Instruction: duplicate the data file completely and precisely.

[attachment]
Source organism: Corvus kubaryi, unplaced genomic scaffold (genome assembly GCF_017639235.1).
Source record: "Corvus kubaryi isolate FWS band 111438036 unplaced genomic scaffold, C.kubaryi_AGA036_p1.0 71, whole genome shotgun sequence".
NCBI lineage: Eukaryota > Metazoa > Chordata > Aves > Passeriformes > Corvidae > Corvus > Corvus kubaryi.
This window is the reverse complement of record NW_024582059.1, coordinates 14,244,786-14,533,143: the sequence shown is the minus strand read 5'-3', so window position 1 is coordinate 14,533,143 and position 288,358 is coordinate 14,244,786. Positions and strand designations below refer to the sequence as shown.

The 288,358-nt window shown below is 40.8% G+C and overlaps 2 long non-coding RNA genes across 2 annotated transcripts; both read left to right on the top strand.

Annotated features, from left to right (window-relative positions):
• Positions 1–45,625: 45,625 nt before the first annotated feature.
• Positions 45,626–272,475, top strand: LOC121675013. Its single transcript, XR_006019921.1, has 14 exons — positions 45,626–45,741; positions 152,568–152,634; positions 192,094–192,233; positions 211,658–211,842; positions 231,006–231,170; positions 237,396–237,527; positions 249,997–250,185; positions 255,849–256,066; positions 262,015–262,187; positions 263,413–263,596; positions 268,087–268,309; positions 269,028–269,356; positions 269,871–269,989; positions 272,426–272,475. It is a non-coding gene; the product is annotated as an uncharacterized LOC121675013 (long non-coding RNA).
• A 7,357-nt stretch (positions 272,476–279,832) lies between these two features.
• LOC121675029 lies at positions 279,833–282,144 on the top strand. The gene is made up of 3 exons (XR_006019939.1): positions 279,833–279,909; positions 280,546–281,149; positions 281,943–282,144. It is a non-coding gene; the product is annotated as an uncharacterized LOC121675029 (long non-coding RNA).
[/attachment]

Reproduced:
Source organism: Corvus kubaryi, unplaced genomic scaffold (genome assembly GCF_017639235.1).
Source record: "Corvus kubaryi isolate FWS band 111438036 unplaced genomic scaffold, C.kubaryi_AGA036_p1.0 71, whole genome shotgun sequence".
NCBI lineage: Eukaryota > Metazoa > Chordata > Aves > Passeriformes > Corvidae > Corvus > Corvus kubaryi.
This window is the reverse complement of record NW_024582059.1, coordinates 14,244,786-14,533,143: the sequence shown is the minus strand read 5'-3', so window position 1 is coordinate 14,533,143 and position 288,358 is coordinate 14,244,786. Positions and strand designations below refer to the sequence as shown.

The 288,358-nt window shown below is 40.8% G+C and overlaps 2 long non-coding RNA genes across 2 annotated transcripts; both read left to right on the top strand.

Annotated features, from left to right (window-relative positions):
• Positions 1–45,625: 45,625 nt before the first annotated feature.
• Positions 45,626–272,475, top strand: LOC121675013. Its single transcript, XR_006019921.1, has 14 exons — positions 45,626–45,741; positions 152,568–152,634; positions 192,094–192,233; positions 211,658–211,842; positions 231,006–231,170; positions 237,396–237,527; positions 249,997–250,185; positions 255,849–256,066; positions 262,015–262,187; positions 263,413–263,596; positions 268,087–268,309; positions 269,028–269,356; positions 269,871–269,989; positions 272,426–272,475. It is a non-coding gene; the product is annotated as an uncharacterized LOC121675013 (long non-coding RNA).
• A 7,357-nt stretch (positions 272,476–279,832) lies between these two features.
• LOC121675029 lies at positions 279,833–282,144 on the top strand. The gene is made up of 3 exons (XR_006019939.1): positions 279,833–279,909; positions 280,546–281,149; positions 281,943–282,144. It is a non-coding gene; the product is annotated as an uncharacterized LOC121675029 (long non-coding RNA).